In July of 1972, NASA launched the first Landsat satellite into orbit around Earth. Since then, the spacecraft and its successors have transformed our understanding of Antarctica (and the rest of the planet, too). In the first year following the launch, Landsat’s images of the faraway continent showed “uncharted mountain ranges, vast ice movements and errors in maps as little as two years old,” according to an article published in Science News. William MacDonald of the U.S. Geological Survey, who had spent eight years mapping a part of West Antarctica, was “shocked” to learn of previously unknown peaks just 100 miles from McMurdo Station.
Landsat’s images weren’t the first overhead shots of Antarctica, but to this day the program provides researchers a reliable and repeating view of hard-to-reach corners of the planet. It was Landsat images that in November of 2014 first alerted scientists to a growing crack in the Larsen C ice shelf that, after lengthening by about 20 kilometers in less than nine months, threatened to break off a Delaware-sized chunk of the shelf. With thermal imagery from Landsat 8 along with data from the European Space Agency’s Sentinel-1 satellites, scientists sitting half a world away tracked the Larsen C crack to its final break, as described by Ashley Yeager.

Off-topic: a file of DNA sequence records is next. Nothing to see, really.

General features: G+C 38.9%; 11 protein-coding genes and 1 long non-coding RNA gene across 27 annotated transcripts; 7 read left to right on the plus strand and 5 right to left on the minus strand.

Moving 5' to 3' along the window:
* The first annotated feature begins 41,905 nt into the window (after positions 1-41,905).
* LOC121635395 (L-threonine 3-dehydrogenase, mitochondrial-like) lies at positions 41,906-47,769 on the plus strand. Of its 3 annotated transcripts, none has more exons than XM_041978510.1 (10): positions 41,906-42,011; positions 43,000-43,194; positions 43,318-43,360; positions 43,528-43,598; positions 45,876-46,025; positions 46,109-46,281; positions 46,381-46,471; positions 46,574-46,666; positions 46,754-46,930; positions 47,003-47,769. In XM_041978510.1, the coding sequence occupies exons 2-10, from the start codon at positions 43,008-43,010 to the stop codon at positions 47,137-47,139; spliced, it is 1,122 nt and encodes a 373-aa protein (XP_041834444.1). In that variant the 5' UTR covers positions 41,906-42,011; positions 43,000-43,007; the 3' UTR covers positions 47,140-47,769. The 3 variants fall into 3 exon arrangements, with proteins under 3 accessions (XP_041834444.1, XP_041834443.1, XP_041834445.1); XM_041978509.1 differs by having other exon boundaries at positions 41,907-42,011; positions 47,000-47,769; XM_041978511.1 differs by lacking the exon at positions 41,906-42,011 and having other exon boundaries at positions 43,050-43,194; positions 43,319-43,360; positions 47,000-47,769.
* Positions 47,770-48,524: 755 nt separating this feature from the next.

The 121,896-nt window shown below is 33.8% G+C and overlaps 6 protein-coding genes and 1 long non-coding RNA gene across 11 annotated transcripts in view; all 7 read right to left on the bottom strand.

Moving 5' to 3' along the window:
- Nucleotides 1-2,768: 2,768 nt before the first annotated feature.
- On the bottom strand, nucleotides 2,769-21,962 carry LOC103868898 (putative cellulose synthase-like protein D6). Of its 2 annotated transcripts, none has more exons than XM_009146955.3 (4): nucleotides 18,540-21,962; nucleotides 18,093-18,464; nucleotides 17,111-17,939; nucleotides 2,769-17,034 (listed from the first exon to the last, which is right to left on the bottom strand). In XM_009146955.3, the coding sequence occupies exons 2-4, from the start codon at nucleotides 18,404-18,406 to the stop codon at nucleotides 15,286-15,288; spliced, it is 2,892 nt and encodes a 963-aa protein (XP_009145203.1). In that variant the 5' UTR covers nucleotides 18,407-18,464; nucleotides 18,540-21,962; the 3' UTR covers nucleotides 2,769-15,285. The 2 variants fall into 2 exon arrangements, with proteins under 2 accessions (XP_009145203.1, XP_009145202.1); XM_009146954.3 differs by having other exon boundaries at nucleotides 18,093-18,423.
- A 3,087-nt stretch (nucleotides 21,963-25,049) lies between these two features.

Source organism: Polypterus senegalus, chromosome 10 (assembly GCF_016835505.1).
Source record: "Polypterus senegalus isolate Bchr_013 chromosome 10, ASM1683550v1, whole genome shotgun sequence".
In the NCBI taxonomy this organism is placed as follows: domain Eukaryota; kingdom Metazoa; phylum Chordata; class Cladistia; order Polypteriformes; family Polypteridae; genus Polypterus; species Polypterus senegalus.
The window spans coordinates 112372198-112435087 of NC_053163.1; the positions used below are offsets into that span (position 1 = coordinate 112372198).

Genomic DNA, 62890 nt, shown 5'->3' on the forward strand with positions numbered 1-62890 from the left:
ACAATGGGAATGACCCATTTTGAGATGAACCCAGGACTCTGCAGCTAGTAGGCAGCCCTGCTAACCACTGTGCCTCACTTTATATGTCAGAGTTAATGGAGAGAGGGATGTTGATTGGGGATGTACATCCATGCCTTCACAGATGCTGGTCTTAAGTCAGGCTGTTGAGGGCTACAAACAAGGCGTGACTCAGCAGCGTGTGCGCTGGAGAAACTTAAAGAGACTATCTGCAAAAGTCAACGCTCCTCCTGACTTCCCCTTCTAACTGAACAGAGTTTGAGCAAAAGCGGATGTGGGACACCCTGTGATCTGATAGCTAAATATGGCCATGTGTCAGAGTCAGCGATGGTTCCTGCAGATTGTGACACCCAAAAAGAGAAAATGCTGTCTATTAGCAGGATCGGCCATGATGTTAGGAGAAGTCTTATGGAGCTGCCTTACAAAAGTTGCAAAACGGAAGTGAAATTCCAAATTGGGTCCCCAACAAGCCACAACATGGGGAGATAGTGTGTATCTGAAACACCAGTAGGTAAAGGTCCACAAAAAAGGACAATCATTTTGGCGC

While satellites are scientists’ eyes in the skies, seismic sensors serve as ears to the ground. Alexandra Witze describes the work of scientists who are using seismic sensors to monitor nuclear weapons activity in a part of the planet where access to information is limited: North Korea. Five nuclear weapons tests have been confirmed in the country since 2006, all at an underground test site in Mount Mantap. By tracking seismic waves produced by such explosions, and comparing these rumbles with each other and with those produced by natural earthquakes and in experimental tests, researchers around the world gain valuable clues to where the hidden explosions are happening and, importantly, how powerful they are. A North Korea weapons test last year was detected as far away as Bolivia.
The art of eavesdropping certainly has its rewards. There are plenty more examples. Rachel Ehrenberg writes about how snooping scientists might listen in on kelp to predict ecosystem health. And Emily Conover reports on a newly discovered, relatively itty-bitty star some 600 light-years away. Astronomers spied on the star by watching it pass in front of a larger star, dimming the larger star’s light.
Sometimes astronomers get lucky and distant phenomena are much more straightforward to study. That will be the case later this month when a total solar eclipse passes across North America from Oregon to South Carolina. People will be monitoring the August 21 eclipse in all sorts of ways, including via a livestream from balloons at the edge of the atmosphere, as Lisa Grossman describes in “Watch the moon’s shadow race across the Earth from balloons.” Grossman will be reporting on the eclipse on the ground with scientists in Wyoming. You’ll find her stories — along with many others about the ways scientists watch, listen and learn — at sciencenews.org.